REVIEW: O’Parrucchiano aka ‘The Home of Cannelloni’ in Sorrento
The first thing I noticed about Sorrento was the lemons. Lemon biscuits, lemon soap, lemons embroidered into tea-towels, boozy lemony liqueurs. Lemons, lemons, lemons. Just as James Joyce once said a good puzzle would be to cross Dublin without passing a pub, the same could be said for limoncello shops in Sorrento. You can pretty much get drunk just wandering round, accepting samples (believe me, I’ve done the research first-hand).
Just when you think you’re all lemon-ed out, you step into O’Parrucchiano. Jaws unlatch, hearts melt, souls ignite. Fruit-laden citrus trees fill every corner of this ancient, sprawling restaurant-cum-orchard. It’s picture-book Italy; hauntingly beautiful 19th-century charm carefully retained. Branches curl around staircases as you make your way up to the tropical greenery, with its high ceiling, pools of light, and pristine waiting staff gliding past tables of cotton, crystal and petals.
Dating back to 1868, this multi-level venue is the oldest in Sorrento. It was founded by priest Antonino Ercolano (‘o’parrucchiano’ means ‘the priest’ in local dialect), who honed his culinary craft in the kitchen of a local archbishop’s palace. With no heirs, Antonino passed the trattoria to his nephew Giuseppe.
The tiny restaurant continued to grow in size and popularity, remaining at the hands of the same family today. I spoke to the owner, not just about the fascinating venue itself, but to see if I could eat here. If there was one place in Sorrento I had to eat at, it surely was the birthplace of cannelloni – invented a century ago within these very walls.
The most surprising gem in gluten-free Sorrento
There’s nothing straight-up coeliac-friendly about O’Parrucchiano. It’s pretty much a holy ground for pasta – no place for gluten-free travellers to be dilly-dallying around, surely. To be honest, I wasn’t really thinking about it anyway. I was too busy romanticising about my past life in 19th-century Italy. What colour would my silk frock be? How much wine would I quaff in this place on a daily basis? Writing poems about lemons, probably. Daydreams aside, I chatted to the charming owner, who told me she had plenty of gluten-free dishes. Yes.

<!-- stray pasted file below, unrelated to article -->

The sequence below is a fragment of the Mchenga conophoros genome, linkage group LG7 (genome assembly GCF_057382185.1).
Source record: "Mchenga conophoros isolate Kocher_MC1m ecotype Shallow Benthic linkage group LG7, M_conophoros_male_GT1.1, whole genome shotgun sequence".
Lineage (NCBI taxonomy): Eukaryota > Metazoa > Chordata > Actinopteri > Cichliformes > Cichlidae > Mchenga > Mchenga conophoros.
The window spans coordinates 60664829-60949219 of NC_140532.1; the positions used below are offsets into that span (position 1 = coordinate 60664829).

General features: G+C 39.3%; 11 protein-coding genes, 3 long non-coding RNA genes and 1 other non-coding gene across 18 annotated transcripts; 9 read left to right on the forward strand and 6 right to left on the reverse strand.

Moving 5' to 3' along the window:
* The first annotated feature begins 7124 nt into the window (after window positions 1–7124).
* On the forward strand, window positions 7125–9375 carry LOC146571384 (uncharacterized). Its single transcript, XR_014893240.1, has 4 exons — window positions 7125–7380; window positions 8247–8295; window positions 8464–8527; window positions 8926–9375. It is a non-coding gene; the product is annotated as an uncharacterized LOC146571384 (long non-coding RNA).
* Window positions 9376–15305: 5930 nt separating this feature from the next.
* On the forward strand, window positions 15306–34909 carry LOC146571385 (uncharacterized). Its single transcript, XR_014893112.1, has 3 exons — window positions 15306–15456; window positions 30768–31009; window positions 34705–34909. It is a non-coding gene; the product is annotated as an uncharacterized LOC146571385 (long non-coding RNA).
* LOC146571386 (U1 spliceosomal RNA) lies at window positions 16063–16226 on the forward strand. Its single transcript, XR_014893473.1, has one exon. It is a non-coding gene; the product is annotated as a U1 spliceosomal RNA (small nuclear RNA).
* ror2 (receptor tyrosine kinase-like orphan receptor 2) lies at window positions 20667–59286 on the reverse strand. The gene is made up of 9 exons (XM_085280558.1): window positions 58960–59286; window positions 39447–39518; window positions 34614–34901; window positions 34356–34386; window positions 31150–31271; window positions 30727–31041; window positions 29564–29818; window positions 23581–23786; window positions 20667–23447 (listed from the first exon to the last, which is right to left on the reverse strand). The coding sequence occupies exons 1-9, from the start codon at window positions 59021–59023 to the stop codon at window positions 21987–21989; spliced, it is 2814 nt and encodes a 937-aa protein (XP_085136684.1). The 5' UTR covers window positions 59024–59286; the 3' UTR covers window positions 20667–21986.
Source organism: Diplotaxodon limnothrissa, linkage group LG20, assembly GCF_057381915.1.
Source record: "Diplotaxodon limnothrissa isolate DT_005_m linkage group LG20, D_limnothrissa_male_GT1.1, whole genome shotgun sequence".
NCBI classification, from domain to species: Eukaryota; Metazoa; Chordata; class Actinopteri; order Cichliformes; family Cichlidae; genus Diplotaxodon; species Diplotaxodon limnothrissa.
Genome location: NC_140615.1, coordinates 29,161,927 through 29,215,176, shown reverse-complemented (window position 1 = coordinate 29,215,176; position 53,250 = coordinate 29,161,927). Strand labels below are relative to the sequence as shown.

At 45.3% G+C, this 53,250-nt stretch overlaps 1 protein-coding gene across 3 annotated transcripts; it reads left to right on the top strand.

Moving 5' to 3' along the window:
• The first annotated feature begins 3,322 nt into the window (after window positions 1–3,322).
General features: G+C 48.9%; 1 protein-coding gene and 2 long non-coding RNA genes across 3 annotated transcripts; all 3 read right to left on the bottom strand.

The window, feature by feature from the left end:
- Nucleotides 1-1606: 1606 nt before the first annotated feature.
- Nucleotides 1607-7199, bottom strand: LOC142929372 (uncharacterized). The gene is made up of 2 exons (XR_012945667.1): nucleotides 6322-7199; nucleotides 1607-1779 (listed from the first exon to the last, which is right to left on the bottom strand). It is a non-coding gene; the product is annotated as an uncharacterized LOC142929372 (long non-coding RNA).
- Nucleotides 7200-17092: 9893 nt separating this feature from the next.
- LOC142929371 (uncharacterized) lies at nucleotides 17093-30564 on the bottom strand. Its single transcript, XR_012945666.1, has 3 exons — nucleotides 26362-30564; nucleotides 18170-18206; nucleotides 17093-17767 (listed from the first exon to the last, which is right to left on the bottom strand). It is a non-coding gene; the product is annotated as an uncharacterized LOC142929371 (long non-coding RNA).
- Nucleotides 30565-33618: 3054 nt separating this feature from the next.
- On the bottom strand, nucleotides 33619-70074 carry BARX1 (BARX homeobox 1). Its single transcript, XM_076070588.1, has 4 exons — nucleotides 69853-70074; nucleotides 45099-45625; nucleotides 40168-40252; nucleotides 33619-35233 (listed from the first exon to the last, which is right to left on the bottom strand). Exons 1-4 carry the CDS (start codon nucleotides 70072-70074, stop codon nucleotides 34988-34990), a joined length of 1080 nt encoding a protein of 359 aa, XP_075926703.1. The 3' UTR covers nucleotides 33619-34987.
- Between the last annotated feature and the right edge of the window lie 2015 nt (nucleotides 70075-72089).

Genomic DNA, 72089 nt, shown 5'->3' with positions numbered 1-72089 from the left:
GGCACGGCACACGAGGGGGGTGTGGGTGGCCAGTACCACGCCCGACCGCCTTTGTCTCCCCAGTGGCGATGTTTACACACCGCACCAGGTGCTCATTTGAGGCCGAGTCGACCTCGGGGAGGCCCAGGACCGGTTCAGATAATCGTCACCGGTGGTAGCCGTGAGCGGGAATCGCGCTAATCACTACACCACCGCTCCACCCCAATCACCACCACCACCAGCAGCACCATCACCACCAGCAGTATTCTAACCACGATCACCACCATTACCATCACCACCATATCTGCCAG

We returned as a family the following evening. It looked even more enchanting with candlelight bouncing off the candied lemons; sinking into clusters of gypsophila, throwing speckled shadows across tablecloths.
I’d been to a number of gluten-free restaurants in Sorrento before dining here, so I was positive. Our waiter was reassuringly knowledgeable on gluten-free food. I ordered a classic mozzarella, tomato & basil starter but I needn’t have bothered – the portions were gigantic. Plus, I was unexpectedly plied with a vacuum-sealed gluten-free bread roll, which made me let out a little squeal of delight. Gluten-free and well aware of cross-contamination – not something Antonino would’ve had to worry about, but this was the one 21st-century touch I’m resolutely thankful for.
I was told I could have a range of gluten-free pasta for my main course, but I prefer to go for naturally gluten-free dishes. That way you don’t have to substitute any ‘real’ Sorrentine flavours. Sadly, there wasn’t a no-gluten substitute for the legendary cannelloni, so I plumped for the seafood risotto. Just when I thought it couldn’t get any better, this towering triumph of seafoody joy was placed in front of my (elated) face.
Piled high with mussels, clams, langoustine – this is Italian cooking at its most stupendous. Stupendous, because it turns you into a flabbergasted mute. Classy, flavoursome, local food that showers you in wide-eyed, belly-filling pleasure.
The only way to finish was with limoncello, and even that was beyond what I’d imagined. No half measures here, but a generous boozy digestif to sip and savour la dolce vita. And life certainly doesn’t get any sweeter than this.